Google’s Security Team Finds iPhones Infected by Monitoring Implants

If you were a victim, let’s just say your deepest, darkest secrets were exposed and made vulnerable.

iPhone hack
If you were a victim of the hack, let’s just say your deepest, darkest secrets were exposed and made vulnerable. Jaap Arriens/NurPhoto via Getty Images

Boy, oh, boy—life, privacy and security haven’t gotten any easier in the digital age. It’s enough to make you stand up and scream, “I wish I was Amish!”

So, guess what hackers did this time.

SEE ALSO: How Much Personal Data Can Dating Apps Access From Your Phone?

No, they didn’t shout obscenities into a baby monitor or gain access to secretly film your home via your smart refrigerator. (Though they could—and have frequently have done so in the past.) 

It’s actually even worse: Back in January, researchers at Google (GOOGL)’s external security team disrupted an elaborate iPhone hacking operation that… lasted over two and a half years. And, as we all know, hacking years are like dog years, meaning that a hell of a lot of user information could’ve been obtained during that period of time.

According to The Guardian, the dubious iPhone hacking operation set a precedence for being unprecedented by attacking thousands of users—per week.

So, how did it go down? Well, here’s the rundown: Malware was attached to a visitor’s iPhone via a collection of hacked sites. “OK, great, I have an iPhone. I sometimes react to click bait, but if it looks suspicious, I immediately leave the site,” you say in your reader voice. 

Well, guess again. Users’ information and phone access were compromised simply by visiting the sites. No muss. No fuss. No interaction was needed. Yes, security compromises were made simply by clicking on the wrong website. The hackers’ methods even affected fully up-to-date phones. Holy crap.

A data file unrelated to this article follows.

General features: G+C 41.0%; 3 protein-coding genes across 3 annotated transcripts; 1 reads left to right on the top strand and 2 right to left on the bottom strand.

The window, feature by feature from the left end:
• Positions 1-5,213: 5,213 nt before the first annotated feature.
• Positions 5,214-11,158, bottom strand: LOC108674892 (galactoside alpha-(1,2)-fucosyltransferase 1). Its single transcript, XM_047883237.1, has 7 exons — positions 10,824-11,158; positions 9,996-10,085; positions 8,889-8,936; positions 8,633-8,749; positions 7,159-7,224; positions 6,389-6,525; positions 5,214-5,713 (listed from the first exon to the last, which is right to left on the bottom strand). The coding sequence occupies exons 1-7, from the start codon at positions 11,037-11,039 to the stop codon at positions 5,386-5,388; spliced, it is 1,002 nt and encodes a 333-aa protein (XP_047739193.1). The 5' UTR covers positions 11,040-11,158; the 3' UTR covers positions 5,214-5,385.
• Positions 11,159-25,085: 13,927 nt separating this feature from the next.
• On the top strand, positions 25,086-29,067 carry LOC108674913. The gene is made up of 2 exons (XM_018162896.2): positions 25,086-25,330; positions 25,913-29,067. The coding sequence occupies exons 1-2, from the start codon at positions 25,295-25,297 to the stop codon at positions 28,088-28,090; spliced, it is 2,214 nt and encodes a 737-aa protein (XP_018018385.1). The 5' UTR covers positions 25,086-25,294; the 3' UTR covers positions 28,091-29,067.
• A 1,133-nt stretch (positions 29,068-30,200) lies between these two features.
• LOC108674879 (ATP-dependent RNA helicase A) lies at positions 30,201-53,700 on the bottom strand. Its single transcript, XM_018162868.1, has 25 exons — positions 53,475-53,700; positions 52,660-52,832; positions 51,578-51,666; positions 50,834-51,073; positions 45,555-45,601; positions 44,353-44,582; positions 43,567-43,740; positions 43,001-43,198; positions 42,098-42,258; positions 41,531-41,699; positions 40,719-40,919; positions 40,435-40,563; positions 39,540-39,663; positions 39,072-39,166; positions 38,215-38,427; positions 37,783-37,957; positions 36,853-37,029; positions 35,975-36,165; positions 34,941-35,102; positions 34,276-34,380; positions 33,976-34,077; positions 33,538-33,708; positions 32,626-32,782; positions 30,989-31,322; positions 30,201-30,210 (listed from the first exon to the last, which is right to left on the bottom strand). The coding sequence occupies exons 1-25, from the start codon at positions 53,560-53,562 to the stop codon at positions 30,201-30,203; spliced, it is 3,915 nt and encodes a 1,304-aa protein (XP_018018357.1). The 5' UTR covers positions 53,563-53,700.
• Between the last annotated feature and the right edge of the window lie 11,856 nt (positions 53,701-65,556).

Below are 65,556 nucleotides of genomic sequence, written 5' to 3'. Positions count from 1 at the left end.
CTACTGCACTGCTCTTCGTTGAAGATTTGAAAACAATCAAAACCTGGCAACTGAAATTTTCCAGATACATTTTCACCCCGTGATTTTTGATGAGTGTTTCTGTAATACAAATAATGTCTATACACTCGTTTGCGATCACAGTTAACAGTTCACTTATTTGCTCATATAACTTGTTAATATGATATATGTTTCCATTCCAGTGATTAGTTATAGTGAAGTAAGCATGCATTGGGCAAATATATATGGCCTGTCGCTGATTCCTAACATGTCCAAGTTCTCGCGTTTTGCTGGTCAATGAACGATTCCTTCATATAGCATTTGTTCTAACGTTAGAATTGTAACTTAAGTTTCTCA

So what user data was made vulnerable through this nefarious operation?

If you were a victim, let’s just say your deepest, darkest secrets were exposed and made vulnerable—including your location and chat histories from apps, such as WhatsApp, Telegram and iMessage—which could be uploaded into a database every damn minute.

Yes, bad news if you happen to have dreams of becoming a political candidate.

Along with that, iPhones’ keychains, containing all users’ passwords, were able to be uploaded. Also in the security vulnerability mix was the ability to obtain users’ address books and Gmail databases.

Have I said enough to make you ditch your devices and retreat to the woods yet?

Enter Ian Beer, a man who is considered one of the world’s best iOS hackers. Thankfully, he’s on our side, working for the benefit of good, as a white-hat hacker on Google’s Project Zero team, which published their findings about the hacking endeavor in a blog post last week. 

Beer’s role is to help find security vulnerabilities in software products such as Apple (AAPL)’s mobile operating system, which powers the iPhone. 

“Given the breadth of information stolen,” Beer told The Guardian, “the attackers may nevertheless be able to maintain persistent access to various accounts and services by using the stolen authentication tokens from the keychain, even after they lose access to the device.”

Sounds like if you were on these particular hackers’ hit list, you’d pretty much be screwed. 

But not all is dystopian grim. On the upside, once the user’s iPhone was restarted, the malware implant was cleared from memory—unless, of course, the user revisited the malware-infested site. 

On Friday, Apple finally addressed the hack and Project Zero’s report. “Last week, Google published a blog about vulnerabilities that Apple fixed for iOS users in February,” the company said in a released statement. “Google’s post, issued six months after iOS patches were released, creates the false impression of ‘mass exploitation’ to ‘monitor the private activities of entire populations in real time,’ stoking fear among all iPhone users that their devices had been compromised. This was never the case.”

Despite Apple’s reassurance, Beer said that this was only “one campaign that we’ve seen, there are almost certainly others that are yet to be seen.”

So, you have to consider is it worth the vulnerability and security of your phone to see what the cast of Saved by The Bell looks like nowadays? Maybe think twice the next time you consider pointing your mouse toward click bait. 

Harmon Leon’s latest book is Tribespotting: Undercover Cult(ure) Stories.’

Google’s Security Team Finds iPhones Infected by Monitoring Implants